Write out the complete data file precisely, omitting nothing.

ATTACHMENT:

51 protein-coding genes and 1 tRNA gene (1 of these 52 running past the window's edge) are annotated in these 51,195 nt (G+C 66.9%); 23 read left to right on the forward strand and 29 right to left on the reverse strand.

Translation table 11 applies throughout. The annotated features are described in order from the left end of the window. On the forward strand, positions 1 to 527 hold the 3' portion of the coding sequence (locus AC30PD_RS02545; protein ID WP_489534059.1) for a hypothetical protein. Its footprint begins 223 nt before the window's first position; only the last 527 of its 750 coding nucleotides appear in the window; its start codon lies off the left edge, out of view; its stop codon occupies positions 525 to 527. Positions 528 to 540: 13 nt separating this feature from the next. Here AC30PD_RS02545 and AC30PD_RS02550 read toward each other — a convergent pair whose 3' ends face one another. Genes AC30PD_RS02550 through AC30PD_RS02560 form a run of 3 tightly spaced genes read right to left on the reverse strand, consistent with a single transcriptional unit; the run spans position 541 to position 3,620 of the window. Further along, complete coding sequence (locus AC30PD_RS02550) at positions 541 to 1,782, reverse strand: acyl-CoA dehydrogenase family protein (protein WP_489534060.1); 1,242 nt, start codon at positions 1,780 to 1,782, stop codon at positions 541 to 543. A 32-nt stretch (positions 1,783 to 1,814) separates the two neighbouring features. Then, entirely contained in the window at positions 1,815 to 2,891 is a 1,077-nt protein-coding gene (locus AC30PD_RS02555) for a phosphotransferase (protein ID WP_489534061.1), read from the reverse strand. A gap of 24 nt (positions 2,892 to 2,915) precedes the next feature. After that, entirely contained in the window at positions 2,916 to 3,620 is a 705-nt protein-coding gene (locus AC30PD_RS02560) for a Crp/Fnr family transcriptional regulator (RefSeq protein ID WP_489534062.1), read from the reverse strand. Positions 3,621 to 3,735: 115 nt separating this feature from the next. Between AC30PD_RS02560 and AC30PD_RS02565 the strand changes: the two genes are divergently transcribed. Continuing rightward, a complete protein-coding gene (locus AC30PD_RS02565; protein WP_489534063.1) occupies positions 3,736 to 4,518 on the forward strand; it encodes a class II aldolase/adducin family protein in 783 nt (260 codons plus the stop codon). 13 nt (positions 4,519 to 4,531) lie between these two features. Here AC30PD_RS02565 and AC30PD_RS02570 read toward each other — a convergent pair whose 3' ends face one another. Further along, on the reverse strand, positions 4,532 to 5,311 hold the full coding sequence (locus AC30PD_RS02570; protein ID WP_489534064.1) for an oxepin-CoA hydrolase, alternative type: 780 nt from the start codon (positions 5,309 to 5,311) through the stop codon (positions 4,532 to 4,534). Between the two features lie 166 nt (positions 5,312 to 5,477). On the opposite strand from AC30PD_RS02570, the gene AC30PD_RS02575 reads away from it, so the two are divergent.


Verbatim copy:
51 protein-coding genes and 1 tRNA gene (1 of these 52 running past the window's edge) are annotated in these 51,195 nt (G+C 66.9%); 23 read left to right on the forward strand and 29 right to left on the reverse strand.

Translation table 11 applies throughout. The annotated features are described in order from the left end of the window. On the forward strand, positions 1 to 527 hold the 3' portion of the coding sequence (locus AC30PD_RS02545; protein ID WP_489534059.1) for a hypothetical protein. Its footprint begins 223 nt before the window's first position; only the last 527 of its 750 coding nucleotides appear in the window; its start codon lies off the left edge, out of view; its stop codon occupies positions 525 to 527. Positions 528 to 540: 13 nt separating this feature from the next. Here AC30PD_RS02545 and AC30PD_RS02550 read toward each other — a convergent pair whose 3' ends face one another. Genes AC30PD_RS02550 through AC30PD_RS02560 form a run of 3 tightly spaced genes read right to left on the reverse strand, consistent with a single transcriptional unit; the run spans position 541 to position 3,620 of the window. Further along, complete coding sequence (locus AC30PD_RS02550) at positions 541 to 1,782, reverse strand: acyl-CoA dehydrogenase family protein (protein WP_489534060.1); 1,242 nt, start codon at positions 1,780 to 1,782, stop codon at positions 541 to 543. A 32-nt stretch (positions 1,783 to 1,814) separates the two neighbouring features. Then, entirely contained in the window at positions 1,815 to 2,891 is a 1,077-nt protein-coding gene (locus AC30PD_RS02555) for a phosphotransferase (protein ID WP_489534061.1), read from the reverse strand. A gap of 24 nt (positions 2,892 to 2,915) precedes the next feature. After that, entirely contained in the window at positions 2,916 to 3,620 is a 705-nt protein-coding gene (locus AC30PD_RS02560) for a Crp/Fnr family transcriptional regulator (RefSeq protein ID WP_489534062.1), read from the reverse strand. Positions 3,621 to 3,735: 115 nt separating this feature from the next. Between AC30PD_RS02560 and AC30PD_RS02565 the strand changes: the two genes are divergently transcribed. Continuing rightward, a complete protein-coding gene (locus AC30PD_RS02565; protein WP_489534063.1) occupies positions 3,736 to 4,518 on the forward strand; it encodes a class II aldolase/adducin family protein in 783 nt (260 codons plus the stop codon). 13 nt (positions 4,519 to 4,531) lie between these two features. Here AC30PD_RS02565 and AC30PD_RS02570 read toward each other — a convergent pair whose 3' ends face one another. Further along, on the reverse strand, positions 4,532 to 5,311 hold the full coding sequence (locus AC30PD_RS02570; protein ID WP_489534064.1) for an oxepin-CoA hydrolase, alternative type: 780 nt from the start codon (positions 5,309 to 5,311) through the stop codon (positions 4,532 to 4,534). Between the two features lie 166 nt (positions 5,312 to 5,477). On the opposite strand from AC30PD_RS02570, the gene AC30PD_RS02575 reads away from it, so the two are divergent.